Thursday, December 1, 2011

On Frank Luntz and Word Choice

Interesting new article over at Yahoo News on the GOP's messaging response to Occupy Wall Street. As is customary, media guru Frank Luntz has been brought in to massage the conservative message in order to blunt the impact that OWS is having on the national conversation. Luntz is something of an interesting character, especially to those of us housed in communication studies: rhetoricians tend to have a love/hate relationship with him, and this is particularly true of rhetoricians with a progressive bent. For many, Luntz represents the worst kind of vision of communication: dupe the masses with the right kind of word and frame, and to follow up on Carl Weather's infamous proclamation with a difference, "you've got yourself a stew" of conservative messaging. Luntz's semi-regular appearances on Fox News, especially during campaign season, feature audiences responding to debates in real time with clickers that allow them to voice their happiness or displeasure with the goings on. For all the groans that Luntz is nothing more than a charlatan, however, there is often a sense of envy for his abilities. Whether its his invocations against "climate change" rather than "global warming" or his move to rename the estate tax the "death tax," progressives often wonder where "our Frank Luntz" is in these discussions. (George Lakoff, not an elephant, comes to mind as a potential counterpoint here.) To put it shorter: the response to Luntz is "Hey, I can't believe he's doing that! I wish WE could do that!"

Well now, Luntz is advising the GOP how to handle the Occupy movement. That Luntz is thinking about this messaging is important, and it indexes the extent to which Occupy has actually influenced the national conversation. Luntz indeed declares his terror that Occupy might actually begin to change the national conversation and opinion about capitalism. Some of his proposals:

-Don't say "capitalism"
-Say "takes" not "taxes"
-Replace "middle class" with "hardworking taxpayers"
-Replace "jobs" with "careers"
-Call "government spending" waste
-"Cooperate" but don't "compromise"
-Elicit empathy by identifying with the "obviousness" of inequality
-"Job creators" not "entrepreneurs"
-Don't ask folks to "sacrifice"
-Blame Washington for everything

What's remarkable about these suggestions is that, in comparison with Luntz's previous moves like reframing the estate tax as a death tax, these suggestions are actually somewhat banal. I think they index the extent to which the conservative position's discursive pivots have been eroded by Obama's relatively centric political discourse. To some degree Luntz's moves also reveal something of a poverty in conservative political discourse as well. Lest you think I'm just some sort of Lefty "concern troll" speaking flippantly think about it this way: A MAJOR CONSERVATIVE OPERATIVE JUST TOLD PEOPLE THAT CAPITALISM IS NOT A STRATEGIC WORD IN AMERICA. IN THE YEAR TWO THOUSAND AND ELEVEN. QUITE A WHILE AFTER THE COLLAPSE OF THE SOVIET UNION.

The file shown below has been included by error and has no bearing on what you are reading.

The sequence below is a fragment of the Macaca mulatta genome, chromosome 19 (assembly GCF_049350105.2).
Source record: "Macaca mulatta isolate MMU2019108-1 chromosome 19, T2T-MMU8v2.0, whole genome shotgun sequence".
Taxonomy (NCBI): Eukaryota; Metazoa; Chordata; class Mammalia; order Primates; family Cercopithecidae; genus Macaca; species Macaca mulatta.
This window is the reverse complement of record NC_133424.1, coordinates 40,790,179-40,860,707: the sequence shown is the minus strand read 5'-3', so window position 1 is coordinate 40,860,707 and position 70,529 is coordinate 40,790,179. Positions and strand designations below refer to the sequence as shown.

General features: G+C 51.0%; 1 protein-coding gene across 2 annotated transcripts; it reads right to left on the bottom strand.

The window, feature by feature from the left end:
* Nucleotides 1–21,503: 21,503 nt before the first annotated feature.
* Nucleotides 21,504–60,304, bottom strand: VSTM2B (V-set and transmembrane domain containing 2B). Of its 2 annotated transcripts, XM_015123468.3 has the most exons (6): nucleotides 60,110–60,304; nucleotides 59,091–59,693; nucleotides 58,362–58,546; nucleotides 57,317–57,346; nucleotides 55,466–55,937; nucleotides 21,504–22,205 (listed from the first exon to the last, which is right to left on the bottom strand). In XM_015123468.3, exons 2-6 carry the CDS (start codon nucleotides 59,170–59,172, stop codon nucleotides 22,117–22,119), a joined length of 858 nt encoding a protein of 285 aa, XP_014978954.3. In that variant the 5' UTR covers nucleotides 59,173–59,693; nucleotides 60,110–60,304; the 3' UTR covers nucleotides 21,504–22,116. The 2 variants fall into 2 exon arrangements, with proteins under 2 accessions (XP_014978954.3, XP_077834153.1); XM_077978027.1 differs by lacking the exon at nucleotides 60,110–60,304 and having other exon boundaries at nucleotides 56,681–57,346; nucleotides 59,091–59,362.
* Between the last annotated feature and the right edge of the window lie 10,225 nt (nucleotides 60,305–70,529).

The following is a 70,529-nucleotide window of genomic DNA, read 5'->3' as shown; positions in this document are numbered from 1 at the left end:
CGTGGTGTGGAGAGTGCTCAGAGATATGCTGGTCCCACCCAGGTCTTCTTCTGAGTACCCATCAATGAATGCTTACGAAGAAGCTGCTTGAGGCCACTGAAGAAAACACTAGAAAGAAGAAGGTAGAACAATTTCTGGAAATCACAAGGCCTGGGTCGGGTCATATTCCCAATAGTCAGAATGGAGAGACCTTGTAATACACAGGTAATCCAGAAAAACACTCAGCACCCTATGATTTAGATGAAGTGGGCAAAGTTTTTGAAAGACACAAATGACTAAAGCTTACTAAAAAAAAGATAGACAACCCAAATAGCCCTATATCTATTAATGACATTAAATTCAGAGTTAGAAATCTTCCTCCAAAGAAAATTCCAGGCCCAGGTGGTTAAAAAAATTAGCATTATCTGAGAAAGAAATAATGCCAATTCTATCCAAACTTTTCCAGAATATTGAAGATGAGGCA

That's quite a thing there. See, the brilliance of Luntz's previous moves, like replacing the phrase "global warming" with "climate change" was his ability to move away from or into words and phrases with a sort of polarizing power: "warming" signals heat, "estate tax" doesn't generate the same emotional resonance as "death tax" etc. In this case, however, Luntz is unable to move either away from or towards more polarized terms. I mean, "job creator" instead of "entrepreneur"? Are we just back to bashing the French? And I'm pretty sure "Blame Washington" was already on the conservative messaging menu.

Anyway, the point of this post isn't to clown on Frank Luntz (who is quite smart), but instead to make one point: the rather tepid options available for reframing the national conversation in the wake of Occupy indicate that the movement really has put the idea of inequality back on the table. Obama's jobs speech also helped: he didn't shy away from marking differences either, talking about class in a rather meaningful way. This may be because the economy "seems" different to people than say global warming: its effects are experienced regularly every day. Once you can no longer deny the existence of a problem with a tactic like an epistemic filibuster, you are left to debate the causes. The acknowledgement of inequality forces Luntz and others to double down on the figure that makes so much conservative politics possible: the hardworking, right thinking, and infallible citizen whose good work and effort affirm at every turn the political commitment to limited government. So long as economic problems persist, alternate interpretations of events can be subjected to more scrutiny through choices made by rhetors whether in sloganeering or in political speech.

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